3. Offer support that helps but doesn’t hinder the lone worker
It is important that you offer lone worker protection that they need without having to burden them with complex or admin processes. Safe Hub offers a full range of features that allow you to achieve this.
Red Alert instantly connects the lone worker to an Alarm Response Centre (ARC), which identifies the worker as well as their GPS location and the type of support that they need.
Yellow Alert enables your lone worker to leave you a voice message informing you exactly where they are in the event of an emergency situation. This is especially helpful when you have lone workers in the field or employees working outside of normal working hours or alone in a large office building.
Worker Down utilizes built-in motion sensors to track the movement of the handset as well as its orientation. If, for instance, the handset detects a sudden impact, this can be an indication that the employee has fallen or is an incident. When this happens Safe Hub will automatically raise an alert with the Alarm Response Centre. However, in case of a false alarm, the worker can easily deactivate it.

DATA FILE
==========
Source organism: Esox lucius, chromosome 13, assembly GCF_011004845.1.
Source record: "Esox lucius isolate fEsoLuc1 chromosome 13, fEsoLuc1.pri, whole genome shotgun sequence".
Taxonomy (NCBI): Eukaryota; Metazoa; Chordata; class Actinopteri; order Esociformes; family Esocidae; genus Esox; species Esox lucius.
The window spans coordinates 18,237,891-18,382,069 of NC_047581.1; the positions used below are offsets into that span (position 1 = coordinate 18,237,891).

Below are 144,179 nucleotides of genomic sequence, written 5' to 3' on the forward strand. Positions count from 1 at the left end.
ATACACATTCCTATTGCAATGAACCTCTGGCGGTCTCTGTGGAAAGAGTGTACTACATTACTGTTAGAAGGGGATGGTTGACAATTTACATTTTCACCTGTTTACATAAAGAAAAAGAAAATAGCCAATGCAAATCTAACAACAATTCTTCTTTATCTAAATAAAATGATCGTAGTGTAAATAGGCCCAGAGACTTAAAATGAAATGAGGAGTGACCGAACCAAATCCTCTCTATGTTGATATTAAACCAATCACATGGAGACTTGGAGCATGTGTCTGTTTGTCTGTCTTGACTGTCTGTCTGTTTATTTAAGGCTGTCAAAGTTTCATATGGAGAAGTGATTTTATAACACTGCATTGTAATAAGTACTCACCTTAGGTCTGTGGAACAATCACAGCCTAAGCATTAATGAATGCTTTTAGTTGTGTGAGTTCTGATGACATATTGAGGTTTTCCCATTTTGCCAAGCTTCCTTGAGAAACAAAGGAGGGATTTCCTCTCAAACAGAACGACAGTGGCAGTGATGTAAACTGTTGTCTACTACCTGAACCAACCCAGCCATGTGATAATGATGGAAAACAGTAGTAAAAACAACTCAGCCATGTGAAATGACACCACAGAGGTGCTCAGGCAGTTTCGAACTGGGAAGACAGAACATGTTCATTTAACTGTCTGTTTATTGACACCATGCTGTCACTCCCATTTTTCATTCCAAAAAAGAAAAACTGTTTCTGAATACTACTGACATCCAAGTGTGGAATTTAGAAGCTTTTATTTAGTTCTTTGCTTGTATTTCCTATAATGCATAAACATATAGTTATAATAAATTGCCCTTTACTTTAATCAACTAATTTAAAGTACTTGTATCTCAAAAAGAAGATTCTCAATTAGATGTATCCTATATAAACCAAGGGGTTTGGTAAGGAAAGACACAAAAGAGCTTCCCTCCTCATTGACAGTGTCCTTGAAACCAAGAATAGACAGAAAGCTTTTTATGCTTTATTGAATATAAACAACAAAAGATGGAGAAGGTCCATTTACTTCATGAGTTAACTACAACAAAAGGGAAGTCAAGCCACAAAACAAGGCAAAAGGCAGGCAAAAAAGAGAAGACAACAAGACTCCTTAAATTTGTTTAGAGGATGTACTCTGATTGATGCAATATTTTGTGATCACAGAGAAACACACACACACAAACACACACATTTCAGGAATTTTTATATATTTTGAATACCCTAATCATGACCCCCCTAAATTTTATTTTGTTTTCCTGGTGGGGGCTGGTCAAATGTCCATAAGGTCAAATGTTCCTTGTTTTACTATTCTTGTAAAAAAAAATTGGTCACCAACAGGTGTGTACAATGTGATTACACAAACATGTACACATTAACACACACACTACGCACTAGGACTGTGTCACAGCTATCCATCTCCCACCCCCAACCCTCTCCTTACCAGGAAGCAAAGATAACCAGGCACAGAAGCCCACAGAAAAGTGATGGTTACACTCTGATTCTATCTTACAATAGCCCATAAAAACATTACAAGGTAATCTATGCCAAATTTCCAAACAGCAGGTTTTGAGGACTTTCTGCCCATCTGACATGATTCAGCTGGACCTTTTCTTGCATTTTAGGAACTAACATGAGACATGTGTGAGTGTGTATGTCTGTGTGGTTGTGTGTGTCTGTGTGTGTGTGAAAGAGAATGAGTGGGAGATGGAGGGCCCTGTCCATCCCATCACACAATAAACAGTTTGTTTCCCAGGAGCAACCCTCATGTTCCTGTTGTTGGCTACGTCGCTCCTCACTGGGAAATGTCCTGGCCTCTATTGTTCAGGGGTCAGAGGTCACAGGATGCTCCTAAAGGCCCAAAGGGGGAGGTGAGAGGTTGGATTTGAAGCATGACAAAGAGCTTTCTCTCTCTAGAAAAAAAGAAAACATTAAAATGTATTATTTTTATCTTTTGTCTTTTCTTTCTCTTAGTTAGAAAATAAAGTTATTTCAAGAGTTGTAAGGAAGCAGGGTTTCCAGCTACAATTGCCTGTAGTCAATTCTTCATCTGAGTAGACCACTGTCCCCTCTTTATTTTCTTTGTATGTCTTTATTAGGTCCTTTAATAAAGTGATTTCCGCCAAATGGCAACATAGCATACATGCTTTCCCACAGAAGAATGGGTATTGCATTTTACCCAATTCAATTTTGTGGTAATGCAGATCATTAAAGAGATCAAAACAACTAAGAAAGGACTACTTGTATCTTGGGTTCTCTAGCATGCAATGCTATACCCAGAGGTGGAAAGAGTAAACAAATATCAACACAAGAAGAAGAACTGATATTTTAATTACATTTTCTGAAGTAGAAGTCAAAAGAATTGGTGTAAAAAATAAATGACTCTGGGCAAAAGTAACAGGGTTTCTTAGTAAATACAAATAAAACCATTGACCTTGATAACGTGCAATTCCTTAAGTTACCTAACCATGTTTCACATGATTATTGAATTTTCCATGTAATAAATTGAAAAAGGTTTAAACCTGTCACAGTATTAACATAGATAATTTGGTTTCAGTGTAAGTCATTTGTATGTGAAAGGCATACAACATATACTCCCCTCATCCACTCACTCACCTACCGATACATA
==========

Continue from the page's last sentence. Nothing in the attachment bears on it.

Based on the user’s personal risk assessment, Safe Check will send a text, voice, or email message at pre-set intervals. The message will ask the individual to send an identity code to confirm that they are not in harm’s way. If everything is okay, the system will reset until the next message response is due. However, in the event that a response isn’t received within the expected time frame, the system will go into alert mode and connect to the ARC, where the staff will act on the alert based on the agreed escalation procedures.